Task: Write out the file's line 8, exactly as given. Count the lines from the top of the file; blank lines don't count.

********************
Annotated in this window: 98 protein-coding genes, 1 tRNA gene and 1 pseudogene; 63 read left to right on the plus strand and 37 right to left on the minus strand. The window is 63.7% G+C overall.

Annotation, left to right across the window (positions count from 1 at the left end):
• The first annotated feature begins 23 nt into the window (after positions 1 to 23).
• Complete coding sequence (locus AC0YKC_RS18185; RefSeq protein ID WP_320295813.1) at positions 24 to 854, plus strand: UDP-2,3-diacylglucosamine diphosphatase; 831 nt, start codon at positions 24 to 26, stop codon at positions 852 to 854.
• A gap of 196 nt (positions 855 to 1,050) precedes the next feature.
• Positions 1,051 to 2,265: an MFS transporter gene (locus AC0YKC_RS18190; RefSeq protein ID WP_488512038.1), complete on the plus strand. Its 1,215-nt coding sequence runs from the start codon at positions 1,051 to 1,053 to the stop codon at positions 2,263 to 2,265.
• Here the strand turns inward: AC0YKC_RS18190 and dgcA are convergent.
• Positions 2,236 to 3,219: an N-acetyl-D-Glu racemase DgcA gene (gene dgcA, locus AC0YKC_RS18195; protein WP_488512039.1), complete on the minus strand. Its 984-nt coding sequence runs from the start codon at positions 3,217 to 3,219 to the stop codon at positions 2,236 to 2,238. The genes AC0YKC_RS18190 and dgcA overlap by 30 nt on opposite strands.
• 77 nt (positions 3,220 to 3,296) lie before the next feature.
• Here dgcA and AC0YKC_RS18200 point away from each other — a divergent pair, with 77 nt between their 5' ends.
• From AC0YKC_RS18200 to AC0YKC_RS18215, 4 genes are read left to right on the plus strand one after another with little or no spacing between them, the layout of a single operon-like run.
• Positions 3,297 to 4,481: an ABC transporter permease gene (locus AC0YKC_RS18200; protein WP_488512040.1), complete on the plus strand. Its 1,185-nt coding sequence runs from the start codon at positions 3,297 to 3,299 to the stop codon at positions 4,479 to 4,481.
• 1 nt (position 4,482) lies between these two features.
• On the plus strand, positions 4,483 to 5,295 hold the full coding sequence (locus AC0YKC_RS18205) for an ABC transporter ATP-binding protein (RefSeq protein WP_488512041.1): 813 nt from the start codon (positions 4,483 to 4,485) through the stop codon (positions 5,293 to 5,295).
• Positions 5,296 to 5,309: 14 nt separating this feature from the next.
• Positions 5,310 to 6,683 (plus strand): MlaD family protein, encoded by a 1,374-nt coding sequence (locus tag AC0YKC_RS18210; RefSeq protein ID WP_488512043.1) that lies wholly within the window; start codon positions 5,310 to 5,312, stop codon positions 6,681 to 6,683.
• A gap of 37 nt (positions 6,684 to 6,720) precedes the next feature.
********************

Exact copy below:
• Positions 2,236 to 3,219: an N-acetyl-D-Glu racemase DgcA gene (gene dgcA, locus AC0YKC_RS18195; protein WP_488512039.1), complete on the minus strand. Its 984-nt coding sequence runs from the start codon at positions 3,217 to 3,219 to the stop codon at positions 2,236 to 2,238. The genes AC0YKC_RS18190 and dgcA overlap by 30 nt on opposite strands.